**sampling.tex**5 KB

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% Copyright (c) 2016 The ALF project.
% This is a part of the ALF project documentation.
% The ALF project documentation by the ALF contributors is licensed
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% For the licensing details of the documentation see license.CCBYSA.
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\subsection{Monte Carlo sampling}\label{sec:sampling}
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The default updating scheme consists of local moves which change (upon acceptance) only one entry of $L_{\mathrm{Trotter}}(M_I+M_V)$ fields (see Sec. \ref{sec:updating}).
To generate an independent configuration $C$, one has to visit at least each field once. Our unit of \textit{sweeps} is defined such that each field is visited twice in a sequential propagation from $\tau = 0$ to $\tau = L_{\text{ Trotter}}$ and back. A single sweep will generically not suffice to produce an independent configuration.
% This is however only the lower bound as there can be a region in the spin space where the fields are correlated and it requires a larger or even global move to significantly change the configuration to an independent one. One might imagine a ferromagnet due to spontaneous symmetry breaking. All spins are parallel aligned and, let' say, point upwards. The configuration of only down spins is equally justified, but rotating one to the other requires a global operation. Flipping the spins individually one after another generates intermediate states of relative high energy which corresponds to a low probability in the QMC algorithm.
In fact, the autocorrelation time $T_\mathrm{auto}$ characterizes the required time scale to generate an independent configuration or values $\langle\langle\hat{O}\rangle\rangle_C$ for the observable $O$.
This has several consequences for the Monte Carlo simulation:
\begin{itemize}
\item First of all, we start from a randomly chosen field configuration such that one has to invest \textit{at least} one $T_\mathrm{auto}$ to generate relevant, equilibrated configurations before reliable measurements are possible. This phase of the simulation is known as the warm-up. In order to keep the code as flexible as possible (different simulations might have different autocorrelation times), measurements are taken from the very beginning. Instead, we provide the parameter \path{n_skip} for the analysis to ignore the first \path{n_skip} bins.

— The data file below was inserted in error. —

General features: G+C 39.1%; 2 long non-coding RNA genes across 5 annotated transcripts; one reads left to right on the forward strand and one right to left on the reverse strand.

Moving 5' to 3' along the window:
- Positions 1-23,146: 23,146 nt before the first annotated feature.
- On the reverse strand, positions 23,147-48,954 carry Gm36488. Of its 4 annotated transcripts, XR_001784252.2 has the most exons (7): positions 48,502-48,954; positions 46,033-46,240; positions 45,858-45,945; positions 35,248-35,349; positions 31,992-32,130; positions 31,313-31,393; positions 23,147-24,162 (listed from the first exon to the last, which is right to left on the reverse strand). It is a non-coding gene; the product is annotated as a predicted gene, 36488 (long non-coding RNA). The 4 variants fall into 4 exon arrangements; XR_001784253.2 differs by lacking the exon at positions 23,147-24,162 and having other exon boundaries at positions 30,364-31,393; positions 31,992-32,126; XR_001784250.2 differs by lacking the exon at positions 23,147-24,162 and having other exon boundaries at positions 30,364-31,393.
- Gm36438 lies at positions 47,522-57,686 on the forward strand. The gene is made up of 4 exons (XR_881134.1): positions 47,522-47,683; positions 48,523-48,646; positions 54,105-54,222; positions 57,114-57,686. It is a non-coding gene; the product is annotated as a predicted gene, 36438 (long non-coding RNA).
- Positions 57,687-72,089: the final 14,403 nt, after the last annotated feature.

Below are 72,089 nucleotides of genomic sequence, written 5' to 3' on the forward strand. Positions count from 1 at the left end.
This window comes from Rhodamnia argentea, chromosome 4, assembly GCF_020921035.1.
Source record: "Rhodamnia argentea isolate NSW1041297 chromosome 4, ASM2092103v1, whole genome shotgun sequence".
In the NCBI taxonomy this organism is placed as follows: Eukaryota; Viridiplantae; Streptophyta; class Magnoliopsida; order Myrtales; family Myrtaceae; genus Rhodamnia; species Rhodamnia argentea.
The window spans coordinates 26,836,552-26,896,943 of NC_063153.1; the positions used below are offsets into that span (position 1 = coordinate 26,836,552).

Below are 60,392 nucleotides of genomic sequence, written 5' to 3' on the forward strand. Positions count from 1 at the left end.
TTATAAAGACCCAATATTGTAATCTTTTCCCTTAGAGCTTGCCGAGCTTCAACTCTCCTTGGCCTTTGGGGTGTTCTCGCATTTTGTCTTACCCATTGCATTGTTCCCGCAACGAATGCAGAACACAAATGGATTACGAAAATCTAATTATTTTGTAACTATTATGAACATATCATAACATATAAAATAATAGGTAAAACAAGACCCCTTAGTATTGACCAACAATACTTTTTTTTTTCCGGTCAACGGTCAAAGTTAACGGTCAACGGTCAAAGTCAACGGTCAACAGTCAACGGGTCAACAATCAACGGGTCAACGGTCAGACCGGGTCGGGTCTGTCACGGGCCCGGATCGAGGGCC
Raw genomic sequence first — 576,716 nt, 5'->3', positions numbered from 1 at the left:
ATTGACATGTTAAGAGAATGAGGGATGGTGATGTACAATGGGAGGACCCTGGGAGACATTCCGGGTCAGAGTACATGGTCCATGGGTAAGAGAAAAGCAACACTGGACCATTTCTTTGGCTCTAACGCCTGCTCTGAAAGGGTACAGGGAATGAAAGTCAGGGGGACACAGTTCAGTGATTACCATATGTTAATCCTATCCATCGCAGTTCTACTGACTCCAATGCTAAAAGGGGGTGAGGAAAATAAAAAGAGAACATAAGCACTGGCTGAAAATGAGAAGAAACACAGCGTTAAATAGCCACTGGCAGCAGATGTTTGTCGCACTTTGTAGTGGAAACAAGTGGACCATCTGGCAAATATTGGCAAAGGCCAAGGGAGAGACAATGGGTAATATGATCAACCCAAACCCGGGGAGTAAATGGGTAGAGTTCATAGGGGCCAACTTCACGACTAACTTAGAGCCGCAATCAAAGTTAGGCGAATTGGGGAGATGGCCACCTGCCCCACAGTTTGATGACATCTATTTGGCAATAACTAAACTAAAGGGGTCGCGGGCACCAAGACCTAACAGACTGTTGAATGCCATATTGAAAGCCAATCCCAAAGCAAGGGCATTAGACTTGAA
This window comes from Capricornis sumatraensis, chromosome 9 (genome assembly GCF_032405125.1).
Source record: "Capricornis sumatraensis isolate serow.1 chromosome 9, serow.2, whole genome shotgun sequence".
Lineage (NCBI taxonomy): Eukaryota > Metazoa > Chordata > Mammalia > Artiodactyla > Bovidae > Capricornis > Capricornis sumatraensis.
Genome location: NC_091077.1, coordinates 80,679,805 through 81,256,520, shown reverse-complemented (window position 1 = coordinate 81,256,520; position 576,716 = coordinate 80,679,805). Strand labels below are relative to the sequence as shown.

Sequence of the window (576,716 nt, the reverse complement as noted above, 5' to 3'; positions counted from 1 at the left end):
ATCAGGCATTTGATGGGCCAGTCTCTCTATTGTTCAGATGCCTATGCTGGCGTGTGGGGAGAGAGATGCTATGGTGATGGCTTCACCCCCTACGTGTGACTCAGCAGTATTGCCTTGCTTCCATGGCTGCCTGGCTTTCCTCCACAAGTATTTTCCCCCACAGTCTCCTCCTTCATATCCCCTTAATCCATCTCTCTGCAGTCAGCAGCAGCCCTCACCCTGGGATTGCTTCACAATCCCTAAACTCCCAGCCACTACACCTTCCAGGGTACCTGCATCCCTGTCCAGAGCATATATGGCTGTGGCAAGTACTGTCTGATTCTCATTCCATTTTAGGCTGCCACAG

\item Secondly, our implementation averages over a given amount of measurements set by the variable \texttt{NSWEEPS} before storing the results, known as one bin, on the disk. A bin corresponds to \texttt{NSWEEPS} sweeps. The error analysis requires statistically independent bins to generate reliable confidence estimates. If bins are to small (averaged over a period shorter then $T_\mathrm{auto}$), the error bars are then typically underestimated. Most of the time, the autocorrelation time is unknown before the simulation is started. Sometimes the used compute cluster does not allow single runs long enough to generate appropriately sized bins. Therefore, we provide the \path{N_rebin} parameter that specifies how many bins are combined into a new bin during the error analysis. In general, one should check that a further increase of the bin size does not change the error estimate (For an explicit example, the reader is referred to the Appendix of Ref.~\cite{Assaad02}).
The \path{N_rebin} variable can be used to control a second issue. The distribution of the Monte Carlo estimates $\langle\langle\hat{O}\rangle\rangle_C$ are unknown. The result in the form $(\mathrm{mean}\pm \mathrm{error})$ assumes a Gaussian distribution. Luckily, every original distribution with a finite variance turns into a Gaussian one, once it is folded often enough (central limit theorem). Due to the internal averaging (folding) within one bin, many observables are already quite Gaussian. Otherwise one can increase \path{N_rebin} further, even if the bins are already independent~\cite{Bercx17}.
\item The third issue concerns time displaced correlation functions. Even if the configurations are independent, the fields within the configuration are still correlated. Hence, the data for $S_{\alpha,\beta}(\vec{k},\tau)$ (see Sec.~\ref{sec:obs}; Eqn.~\ref{eqn:s}) and $S_{\alpha,\beta}(\vec{k},\tau+\Delta\tau)$ are also correlated. Setting the switch \path{N_Cov = 1} triggers the calculation of the covariance matrix in addition to the usual error analysis. The covariance is defined by
\begin{equation}
COV_{\tau \tau'}=\frac{1}{N_{Bins}}\left\langle\left(S_{\alpha,\beta}(\vec{k},\tau)-\langle S_{\alpha,\beta}(\vec{k},\tau)\rangle\right)\left(S_{\alpha,\beta}(\vec{k},\tau')-\langle S_{\alpha,\beta}(\vec{k},\tau')\rangle\right)\right\rangle\,.
\end{equation}
An example where this information is necessary is the calculation of mass gaps extracted by fitting the tail of the time displaced correlation function. Omitting the covariance matrix will underestimate the error.
\end{itemize}
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